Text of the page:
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Keidel: Sweet 16

By Jason Keidel
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In baseball parlance they're called utility players – versatile athletes who can assume many positions on the diamond. In football they are called Brad Smith, except that Smith would hit .300 every year instead of the .270 expected of Luis Sojo.

Smith may be the only man on Earth whom Mike Westhoff publicly praises. At least it feels that way, as Westoff brandished his vast vocabulary of vulgarities for the "Hard Knocks" crew over the summer, often drawing morbid parallels between football and frigid realities of nature.

Smith earned his keep and the rare Westoff compliments last night, as the receiver/returner/quarterback became just the fourth player in NFL history to score a touchdown on a kickoff return and a running play over 50 yards.

The game was inelegant, both teams stumbling as though they ate their prodigious dinners five minutes before kickoff. Mark Sanchez and most of his colleagues played like turkeys (you had to expect at least one lousy Thanksgiving metaphor), though it conveniently came against a Cincinnati team that refuses all holiday gifts, falling to 2-9, stripping the luster off a team with Super Bowl expectations.

And perhaps nights like this will cost Marvin Lewis his job as boss of the Bengals, who play a rudderless brand of ball that almost invariably lands on the desk of the head coach. You can't fire 53 players.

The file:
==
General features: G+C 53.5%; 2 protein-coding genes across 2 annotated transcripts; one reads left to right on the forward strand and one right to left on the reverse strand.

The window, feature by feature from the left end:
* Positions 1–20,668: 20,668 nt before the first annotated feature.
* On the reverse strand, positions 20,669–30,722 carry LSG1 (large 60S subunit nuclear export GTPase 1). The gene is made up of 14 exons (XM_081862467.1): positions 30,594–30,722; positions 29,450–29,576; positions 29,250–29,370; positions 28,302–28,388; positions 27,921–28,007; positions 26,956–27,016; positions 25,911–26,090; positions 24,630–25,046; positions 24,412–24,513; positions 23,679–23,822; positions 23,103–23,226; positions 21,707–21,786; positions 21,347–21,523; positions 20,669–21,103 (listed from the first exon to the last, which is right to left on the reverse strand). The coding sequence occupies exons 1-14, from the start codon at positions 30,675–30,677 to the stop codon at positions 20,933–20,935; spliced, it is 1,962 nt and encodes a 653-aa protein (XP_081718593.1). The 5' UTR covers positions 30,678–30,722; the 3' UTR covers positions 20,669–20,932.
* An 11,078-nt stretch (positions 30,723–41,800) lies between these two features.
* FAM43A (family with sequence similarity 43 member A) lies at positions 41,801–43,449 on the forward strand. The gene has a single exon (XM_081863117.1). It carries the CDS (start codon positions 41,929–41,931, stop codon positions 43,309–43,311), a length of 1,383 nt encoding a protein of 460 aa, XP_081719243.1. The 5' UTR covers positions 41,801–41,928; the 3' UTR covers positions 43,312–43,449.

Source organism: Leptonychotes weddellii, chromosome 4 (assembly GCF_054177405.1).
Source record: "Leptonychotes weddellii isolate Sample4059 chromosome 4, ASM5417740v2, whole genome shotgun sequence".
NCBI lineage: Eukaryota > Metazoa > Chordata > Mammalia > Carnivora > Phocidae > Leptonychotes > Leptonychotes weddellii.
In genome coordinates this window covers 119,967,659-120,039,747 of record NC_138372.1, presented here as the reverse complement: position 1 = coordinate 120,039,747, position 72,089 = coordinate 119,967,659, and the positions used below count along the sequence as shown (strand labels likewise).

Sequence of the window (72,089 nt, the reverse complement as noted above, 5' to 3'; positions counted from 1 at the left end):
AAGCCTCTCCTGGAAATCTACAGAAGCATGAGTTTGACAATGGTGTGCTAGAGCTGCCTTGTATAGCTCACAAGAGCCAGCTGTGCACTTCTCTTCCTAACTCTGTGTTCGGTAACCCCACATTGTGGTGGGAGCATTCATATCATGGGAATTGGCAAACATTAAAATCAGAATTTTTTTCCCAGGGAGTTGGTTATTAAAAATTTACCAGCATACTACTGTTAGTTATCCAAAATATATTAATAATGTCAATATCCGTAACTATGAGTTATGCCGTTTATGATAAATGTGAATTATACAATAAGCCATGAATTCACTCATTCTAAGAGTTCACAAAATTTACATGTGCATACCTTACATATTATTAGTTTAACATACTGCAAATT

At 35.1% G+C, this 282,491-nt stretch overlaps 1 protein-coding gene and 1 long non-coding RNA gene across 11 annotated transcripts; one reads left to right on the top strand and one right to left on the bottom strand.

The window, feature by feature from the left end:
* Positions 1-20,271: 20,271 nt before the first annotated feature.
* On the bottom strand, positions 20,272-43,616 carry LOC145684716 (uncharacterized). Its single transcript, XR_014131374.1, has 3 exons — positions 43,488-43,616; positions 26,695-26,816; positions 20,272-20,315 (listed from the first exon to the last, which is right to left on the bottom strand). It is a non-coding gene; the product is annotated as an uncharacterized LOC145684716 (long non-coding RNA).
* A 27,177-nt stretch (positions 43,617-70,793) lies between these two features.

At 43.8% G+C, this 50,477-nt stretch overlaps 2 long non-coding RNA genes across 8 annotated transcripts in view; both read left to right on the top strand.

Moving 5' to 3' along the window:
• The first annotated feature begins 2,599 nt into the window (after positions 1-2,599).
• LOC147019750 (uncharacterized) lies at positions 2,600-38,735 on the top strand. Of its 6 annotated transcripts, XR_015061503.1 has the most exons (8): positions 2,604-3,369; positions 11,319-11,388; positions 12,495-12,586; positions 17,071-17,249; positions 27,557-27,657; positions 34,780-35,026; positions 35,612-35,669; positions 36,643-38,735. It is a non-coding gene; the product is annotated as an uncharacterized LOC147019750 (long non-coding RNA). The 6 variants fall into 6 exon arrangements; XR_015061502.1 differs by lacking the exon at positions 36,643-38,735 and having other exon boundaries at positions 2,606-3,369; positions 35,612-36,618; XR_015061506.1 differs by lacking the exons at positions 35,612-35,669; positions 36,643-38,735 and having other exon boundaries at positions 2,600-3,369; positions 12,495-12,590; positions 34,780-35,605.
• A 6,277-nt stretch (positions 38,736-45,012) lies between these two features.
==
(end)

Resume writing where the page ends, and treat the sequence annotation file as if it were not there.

It is easy to frame the stars who earn their stripes as the reason their team wins. But lost in the glamour of the end zone and sack dances are the guys with odd numbers for their positions. Smith's No. 16 is normally reserved for quarterbacks, yet he hardly throws the ball. He simply does everything well.

Players like Brad Smith – selfless, determined, and talented – are what make sports special, yet we hear so little about them. We've become so jaded by the self-imposed prerogative by All-Stars who insist that volume is part of the package that it's easy to miss Mr. Smith, who only cares about winning while we don't seem to care much about him. We're all guilty. Except for Mike Westhoff, of course.

Smith aside, the Jets won this game because someone had to. And the Jets find themselves on the proper end of such games rather often, a sign of a very good club that knows nine wins before December don't need an explanation.

Carson Palmer began his career on the short path to Canton, but it seems he never clearly recovered from the knee injury he suffered in a playoff game against the Pittsburgh Steelers in 2006. Which components of his struggles are physical and metaphysical are for others to diagnose. He certainly has weapons, with Chad and Terrell atop the marquee.

But he doesn't have Brad Smith. The Jets do, and the Jets are 9-2, while the Bengals limped out of a place the Jets call home for the second time in less than a year without much pride, points, or direction.

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